However, the operation of the Gujarat High Court has been stayed by the Honorable Supreme Court of India. The case is still pending before the Supreme Court of India. [9]

Also see

References

  1. ^ The Associated Press (2007-12-30). "India's surrogate mother business raises questions of global ethics". Daily News. http://www.nydailynews.com/news/us_world/2007/12/30/2007-12-30_indias_surrogate_mother_business_raises_-2.html?page=0. Retrieved 2008-07-14. 
  2. ^ "India's baby farm". The Sun-Herald. 2008-01-06. http://www.smh.com.au/news/world/indias-baby-farm/2008/01/05/1198950126650.html. Retrieved 2008-01-06. , Indian women carrying babies for well-off buyers, 'Wombs for rent' pleases women and customers, but raises ethical questions; Monday, December 31, 2007; The Associated Press; CBC News; Canadian Broadcasting Corporation, "Business is booming for India commercial surrogacy program" by Associated Press, Dated: Monday, December 31, 2007; The Albuquerque Tribune, NM, USA, Paid surrogacy driven underground in Canada: CBC report; Wednesday, May 2, 2007; CBC News; Canadian Broadcasting Corporation
  3. ^ Extracted from http://blog.indiansurrogacylaw.com
  4. ^ Regulators eye India's surrogacy sector; By Shilpa Kannan; 18 March 2009; India Business Report, BBC World
  5. ^ Indian women carrying babies for well-off buyers, 'Wombs for rent' pleases women and customers, but raises ethical questions; Monday, December 31, 2007; The Associated Press; CBC News; Canadian Broadcasting Corporation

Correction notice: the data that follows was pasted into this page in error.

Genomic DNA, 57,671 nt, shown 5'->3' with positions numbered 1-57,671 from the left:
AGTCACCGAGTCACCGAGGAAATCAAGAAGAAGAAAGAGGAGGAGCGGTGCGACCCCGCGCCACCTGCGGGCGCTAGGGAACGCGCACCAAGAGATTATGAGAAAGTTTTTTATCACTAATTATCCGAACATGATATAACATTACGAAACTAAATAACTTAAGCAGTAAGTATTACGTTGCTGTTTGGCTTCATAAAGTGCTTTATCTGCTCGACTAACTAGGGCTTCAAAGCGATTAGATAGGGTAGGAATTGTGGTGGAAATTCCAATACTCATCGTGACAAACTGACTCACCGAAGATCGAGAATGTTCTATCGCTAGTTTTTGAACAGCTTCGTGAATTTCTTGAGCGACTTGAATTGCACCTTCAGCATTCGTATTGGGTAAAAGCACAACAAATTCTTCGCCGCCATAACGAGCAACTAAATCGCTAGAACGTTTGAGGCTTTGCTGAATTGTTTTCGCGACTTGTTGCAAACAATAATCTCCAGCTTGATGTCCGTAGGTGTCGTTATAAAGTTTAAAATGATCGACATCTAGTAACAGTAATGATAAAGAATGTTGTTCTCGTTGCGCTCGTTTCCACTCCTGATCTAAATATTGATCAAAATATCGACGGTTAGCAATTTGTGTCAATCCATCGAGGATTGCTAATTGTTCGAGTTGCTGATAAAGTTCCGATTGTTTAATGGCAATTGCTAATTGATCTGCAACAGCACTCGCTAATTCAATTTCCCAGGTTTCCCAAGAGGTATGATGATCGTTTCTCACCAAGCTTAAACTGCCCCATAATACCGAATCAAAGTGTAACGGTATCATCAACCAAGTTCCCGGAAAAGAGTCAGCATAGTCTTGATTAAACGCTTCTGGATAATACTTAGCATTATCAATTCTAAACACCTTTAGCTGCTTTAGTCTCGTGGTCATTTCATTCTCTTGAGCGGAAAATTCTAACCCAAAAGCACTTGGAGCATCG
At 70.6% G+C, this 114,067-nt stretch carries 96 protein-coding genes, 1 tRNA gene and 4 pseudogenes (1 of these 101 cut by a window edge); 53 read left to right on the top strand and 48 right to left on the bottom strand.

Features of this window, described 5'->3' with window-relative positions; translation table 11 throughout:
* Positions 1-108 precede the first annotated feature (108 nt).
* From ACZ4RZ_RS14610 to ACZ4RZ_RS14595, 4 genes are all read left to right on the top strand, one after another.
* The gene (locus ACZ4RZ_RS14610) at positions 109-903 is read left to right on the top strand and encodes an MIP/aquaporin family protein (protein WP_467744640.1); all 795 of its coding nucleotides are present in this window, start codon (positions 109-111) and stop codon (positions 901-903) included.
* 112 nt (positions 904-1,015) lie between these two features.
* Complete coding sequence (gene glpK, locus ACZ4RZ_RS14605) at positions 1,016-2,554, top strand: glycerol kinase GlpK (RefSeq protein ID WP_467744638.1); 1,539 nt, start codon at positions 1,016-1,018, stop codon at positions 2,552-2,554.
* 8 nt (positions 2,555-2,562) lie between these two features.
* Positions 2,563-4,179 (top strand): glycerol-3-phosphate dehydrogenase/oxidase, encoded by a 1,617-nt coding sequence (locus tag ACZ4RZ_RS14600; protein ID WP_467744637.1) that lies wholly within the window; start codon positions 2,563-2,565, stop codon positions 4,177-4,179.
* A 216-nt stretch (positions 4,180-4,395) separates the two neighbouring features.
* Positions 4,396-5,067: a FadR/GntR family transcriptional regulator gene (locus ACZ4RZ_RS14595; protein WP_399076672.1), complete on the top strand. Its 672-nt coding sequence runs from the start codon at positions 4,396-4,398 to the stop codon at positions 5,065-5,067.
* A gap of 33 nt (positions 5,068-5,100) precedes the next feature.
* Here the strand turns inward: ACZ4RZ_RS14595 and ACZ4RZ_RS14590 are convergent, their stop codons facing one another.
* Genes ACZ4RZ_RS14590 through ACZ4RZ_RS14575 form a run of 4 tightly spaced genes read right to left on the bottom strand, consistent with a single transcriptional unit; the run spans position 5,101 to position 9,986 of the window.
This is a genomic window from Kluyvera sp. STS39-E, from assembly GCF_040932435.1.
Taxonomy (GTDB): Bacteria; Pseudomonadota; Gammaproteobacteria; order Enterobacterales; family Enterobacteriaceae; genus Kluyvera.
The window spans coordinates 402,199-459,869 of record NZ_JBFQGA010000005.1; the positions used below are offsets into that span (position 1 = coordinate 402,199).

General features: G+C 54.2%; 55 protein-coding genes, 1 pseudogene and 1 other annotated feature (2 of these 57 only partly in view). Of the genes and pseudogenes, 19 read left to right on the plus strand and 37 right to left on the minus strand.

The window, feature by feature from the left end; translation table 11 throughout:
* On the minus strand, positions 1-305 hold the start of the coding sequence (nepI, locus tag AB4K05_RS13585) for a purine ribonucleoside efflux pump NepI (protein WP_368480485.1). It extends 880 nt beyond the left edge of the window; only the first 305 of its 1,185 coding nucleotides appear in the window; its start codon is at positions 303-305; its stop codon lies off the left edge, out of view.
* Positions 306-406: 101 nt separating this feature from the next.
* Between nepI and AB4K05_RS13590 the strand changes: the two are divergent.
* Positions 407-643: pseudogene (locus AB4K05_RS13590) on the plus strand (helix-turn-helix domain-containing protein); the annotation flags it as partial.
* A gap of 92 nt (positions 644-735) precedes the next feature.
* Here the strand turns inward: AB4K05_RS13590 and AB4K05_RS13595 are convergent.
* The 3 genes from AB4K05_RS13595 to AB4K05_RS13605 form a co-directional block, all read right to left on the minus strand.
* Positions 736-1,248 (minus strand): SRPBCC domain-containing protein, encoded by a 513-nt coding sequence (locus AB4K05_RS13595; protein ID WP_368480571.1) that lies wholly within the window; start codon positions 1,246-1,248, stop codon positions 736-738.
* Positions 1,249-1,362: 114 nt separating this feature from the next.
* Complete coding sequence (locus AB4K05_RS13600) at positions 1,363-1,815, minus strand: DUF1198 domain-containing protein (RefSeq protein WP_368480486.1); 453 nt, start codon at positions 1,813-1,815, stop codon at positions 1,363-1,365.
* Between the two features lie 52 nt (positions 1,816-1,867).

6. ^ HC confers Indian citizenship on twins fathered through surrogacy; Express News Service; Nov 12, 2009; Ahmedabad; Indian Express Newspaper
  7. ^ OCI just a recognition of Indian roots: Vayalar; by Rema Nagarajan, TNN; 29 September 2006; The Times of India
  8. ^ Overseas Citizenship of India (OCI); Ministry of Home Affairs, Government of India website, Diaspora Services: Overseas Citizenship of India Scheme; The Ministry of Overseas Indian Affairs (MOIA), Government of India website, What is the basic difference between an NRI/PIO/PIO Card Holder and an OCI? Overseas Indian Facilitation Centre, a not for profit public private initiative of Ministry of Overseas Indian Affairs (MOIA) and Confederation of Indian Industry (CII), was launched on 28th May 2007; Official Government of India portal
  9. ^ Extracted from http://blog.indiansurrogacylaw.com/2009/12/updates-jan-balaz-case/